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Bad as it is, better to be mistakenly shocked than shot.
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Old 11-24-2007, 10:40 PM   #22
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Not too many people have been beaten to death by the RCMP in recent years. Some have been dropped off in the middle of winter on the outskirts of a major city but not beaten to death. Police brutality is a different issue altogether.

Please go to your nearest law enforcement detachment, ask to get tasered and let me know how it turns out.

I hope no one you know ever gets tasered for being perceived as a threat. It was supposedly non-lethal and safe despite claims to the contrary by concerned groups. The taser has gone from being introduced as an alternative to a gun to being a viable option in breaking up a fight between two teenage girls. It will get worse before it gets better, if it gets better at all.

I'm done.
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Old 11-25-2007, 12:09 PM   #23
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I'm with BVS & Habs. Poorly trained cops with tasers = bad. The taser alone is ony a tool.
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Old 11-25-2007, 02:03 PM   #24
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But that position is essentially the same as Charleton Heston's famous 'There are no good guns, there are no bad guns. A gun in the hands of a bad person is a bad thing. A gun in the hands of a good person is no threat to anyone except bad people' statement.
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Old 11-25-2007, 02:32 PM   #25
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But that's sort of true...at least at face value. The problem is, there's no way to keep guns out of the hands of bad people, unstable people, or little kids who fnd them on the top shelf of the closet.

Same reasons making tasers available to the general public is an extremely bad idea.
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Old 11-25-2007, 06:05 PM   #26
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Quote:
Originally posted by CTU2fan
But that's sort of true...at least at face value. The problem is, there's no way to keep guns out of the hands of bad people, unstable people, or little kids who fnd them on the top shelf of the closet.

Same reasons making tasers available to the general public is an extremely bad idea.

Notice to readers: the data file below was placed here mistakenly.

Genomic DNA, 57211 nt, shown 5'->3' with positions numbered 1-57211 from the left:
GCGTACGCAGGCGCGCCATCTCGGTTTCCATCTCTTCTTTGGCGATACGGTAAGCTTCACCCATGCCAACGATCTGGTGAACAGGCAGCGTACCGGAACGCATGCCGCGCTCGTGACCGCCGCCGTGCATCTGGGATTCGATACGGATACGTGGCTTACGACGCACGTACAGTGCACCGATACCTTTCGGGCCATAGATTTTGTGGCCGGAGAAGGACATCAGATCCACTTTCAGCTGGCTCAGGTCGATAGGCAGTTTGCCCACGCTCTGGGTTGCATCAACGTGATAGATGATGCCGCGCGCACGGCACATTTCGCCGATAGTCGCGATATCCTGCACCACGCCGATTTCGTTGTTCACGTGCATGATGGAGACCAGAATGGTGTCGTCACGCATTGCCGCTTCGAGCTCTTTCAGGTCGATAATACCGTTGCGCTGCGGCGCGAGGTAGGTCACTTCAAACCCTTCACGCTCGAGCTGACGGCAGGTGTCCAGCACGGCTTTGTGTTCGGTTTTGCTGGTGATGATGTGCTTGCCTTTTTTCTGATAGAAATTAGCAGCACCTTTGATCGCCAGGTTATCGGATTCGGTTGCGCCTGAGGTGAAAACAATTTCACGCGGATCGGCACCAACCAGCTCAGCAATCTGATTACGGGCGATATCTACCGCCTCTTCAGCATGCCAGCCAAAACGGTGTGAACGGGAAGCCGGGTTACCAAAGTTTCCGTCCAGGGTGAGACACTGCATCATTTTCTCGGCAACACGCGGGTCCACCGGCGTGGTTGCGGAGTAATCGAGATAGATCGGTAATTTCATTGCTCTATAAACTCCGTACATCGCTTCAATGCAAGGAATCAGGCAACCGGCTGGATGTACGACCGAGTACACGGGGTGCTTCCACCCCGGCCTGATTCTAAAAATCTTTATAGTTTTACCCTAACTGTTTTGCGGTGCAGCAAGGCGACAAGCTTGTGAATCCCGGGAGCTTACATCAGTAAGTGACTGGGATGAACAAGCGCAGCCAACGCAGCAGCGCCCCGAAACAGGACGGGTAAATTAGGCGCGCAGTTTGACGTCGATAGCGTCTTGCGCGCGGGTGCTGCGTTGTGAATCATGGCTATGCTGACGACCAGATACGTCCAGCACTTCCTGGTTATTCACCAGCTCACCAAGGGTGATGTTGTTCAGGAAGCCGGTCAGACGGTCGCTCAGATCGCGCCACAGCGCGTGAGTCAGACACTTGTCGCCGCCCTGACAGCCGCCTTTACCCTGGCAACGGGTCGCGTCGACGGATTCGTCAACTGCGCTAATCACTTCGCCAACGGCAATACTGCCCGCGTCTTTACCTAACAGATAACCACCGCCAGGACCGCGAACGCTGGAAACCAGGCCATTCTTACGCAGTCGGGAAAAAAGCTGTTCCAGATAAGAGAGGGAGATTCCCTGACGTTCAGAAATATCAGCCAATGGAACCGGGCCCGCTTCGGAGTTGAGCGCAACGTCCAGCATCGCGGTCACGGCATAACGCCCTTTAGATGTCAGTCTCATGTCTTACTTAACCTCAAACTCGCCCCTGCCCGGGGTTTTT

QFT

You know, except, maybe, gee ... making them illegal?
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Old 11-25-2007, 06:31 PM   #27
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Yeah, because when guns are illegal nobody is able to get hold of them, just like drugs and prostitutes.
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Old 11-25-2007, 06:40 PM   #28
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I didn't say no one would be able to get a hold of them, and I didn't compare them to drugs and prostitutes.
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Old 11-27-2007, 03:54 PM   #29
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I don think they should be using devices that kill people when they are only trying to calm them down...
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Old 11-30-2007, 09:40 AM   #30
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abcnews.com

Pregnant Woman's Tasering Probed
FBI, Ohio Cops Investigate Nov. 18 Incident After Complaint Filed
By DAVID SCHOETZ

Nov. 29, 2007 —

The FBI and an Ohio police department are investigating an incident in which a pregnant woman was stunned with a Taser inside the lobby of a police station after refusing to answer an officer's question and ultimately resisting arrest.

The two investigations began after Richard Jones, president of the Ohio chapter of the Rev. Al Sharpton's National Action Network, called in a complaint to the Trotwood Police Department, Trotwood public safety director Michael Etter told ABC News.

Surveillance video of the incident, which took place on the morning of Nov. 18, shows a woman identified in a police incident report as Valreca Redden, 33, in the lobby of the suburban Dayton police station with her 1-year-old son.

Redden, according to Etter, had come to the police station to ask police to take custody of her child. When officer Michael Wilmer asked why, the woman reportedly would only say that "she's tired of playing games" with the baby's father.